Action plan needed for petrol, diesel and hybrid vehicles ban
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Posted: 30 July 2020 | Sam Mehmet (Intelligent Transport)
Local Government and business leaders in the South East have called for an action plan to ensure that the ban on new petrol, diesel and hybrid vehicles – which the British Government is consulting on bringing forward from 2040 to 2035 or earlier – is a success.
Representing local Government and business leaders, Transport for the South East has called for the creation of a task force from across Government, the automotive industry and consumer groups to oversee the development and implementation of an action plan to ensure the agreed target of banning petrol, diesel and hybrid vehicles is both realistic and achievable.
It has also put forward a series of measures to enable the UK to successfully meet the target, including:
- Financial incentives to encourage people and businesses to make the switch to electric vehicles, including changes to vehicle excise duty
- Research and development grants to help the car industry shift production to zero emission vehicles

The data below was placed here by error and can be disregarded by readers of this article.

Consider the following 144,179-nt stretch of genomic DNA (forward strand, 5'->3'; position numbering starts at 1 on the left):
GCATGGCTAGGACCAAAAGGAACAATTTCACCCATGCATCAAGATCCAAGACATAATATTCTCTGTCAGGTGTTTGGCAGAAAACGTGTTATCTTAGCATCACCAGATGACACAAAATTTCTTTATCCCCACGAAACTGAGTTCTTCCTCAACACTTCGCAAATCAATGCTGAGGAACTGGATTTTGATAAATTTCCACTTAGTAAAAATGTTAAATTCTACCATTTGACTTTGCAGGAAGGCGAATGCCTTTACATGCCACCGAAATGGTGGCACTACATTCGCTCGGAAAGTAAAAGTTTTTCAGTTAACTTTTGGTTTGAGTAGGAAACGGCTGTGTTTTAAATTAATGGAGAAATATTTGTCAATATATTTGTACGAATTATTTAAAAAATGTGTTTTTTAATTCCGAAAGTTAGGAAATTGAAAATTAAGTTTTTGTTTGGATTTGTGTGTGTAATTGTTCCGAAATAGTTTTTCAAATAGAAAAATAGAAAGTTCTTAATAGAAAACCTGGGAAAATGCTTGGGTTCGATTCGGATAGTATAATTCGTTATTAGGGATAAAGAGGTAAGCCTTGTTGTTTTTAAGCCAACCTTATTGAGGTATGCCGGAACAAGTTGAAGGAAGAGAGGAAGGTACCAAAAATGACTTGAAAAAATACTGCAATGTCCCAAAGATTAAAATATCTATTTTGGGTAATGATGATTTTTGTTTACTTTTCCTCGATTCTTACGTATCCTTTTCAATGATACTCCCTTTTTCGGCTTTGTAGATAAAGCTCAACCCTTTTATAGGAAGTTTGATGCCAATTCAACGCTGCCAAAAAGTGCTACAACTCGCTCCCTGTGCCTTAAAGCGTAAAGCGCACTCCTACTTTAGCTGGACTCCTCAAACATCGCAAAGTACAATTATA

- Improved charging infrastructure for electric car users and further funding for research into the establishment of a hydrogen distribution network
- Government to lead by example, ensuring zero-emission fleets across central and local Government well before the proposed end date to help drive demand
- Clear, consistent and effective advice for consumers on fuel and technology choices
- Continued research into smart charging to lessen the potential burden of electric vehicles on the national electricity grid and ensure the UK electricity system is not a blocker to rapid take-up of electric vehicles
- Support the roll-out of electric vehicles through the planning system, with electric charging points in all new housing development, new streetlights and off-street parking facilities.
Keith Glazier, Chair of Transport for the South East, said: “Ending the sale of petrol, diesel and hybrid cars and vans will be a critical point on the UK’s journey to a zero emissions future, but agreeing a date is not enough.
“Whether the target is 2040, 2035 or sooner, it must be accompanied by a clear and costed action plan setting out how we are going to reach this critical milestone. Without it, there is a significant risk that the target could be missed.”
Transport for the South East has also called for a package of financial support to help lower income households make the switch to electric vehicles.
Glazier continued: “Electric vehicles are cheaper to run but more expensive to buy. Without the right financial support, people from lower income households will bear the brunt of higher fuel, maintenance and repair costs that come with owning older conventional vehicles.”
Air Quality, Alternative Power, Fleet Management & Maintenance, Passenger Accessibility, Transport Governance & Policy
Transport for the South East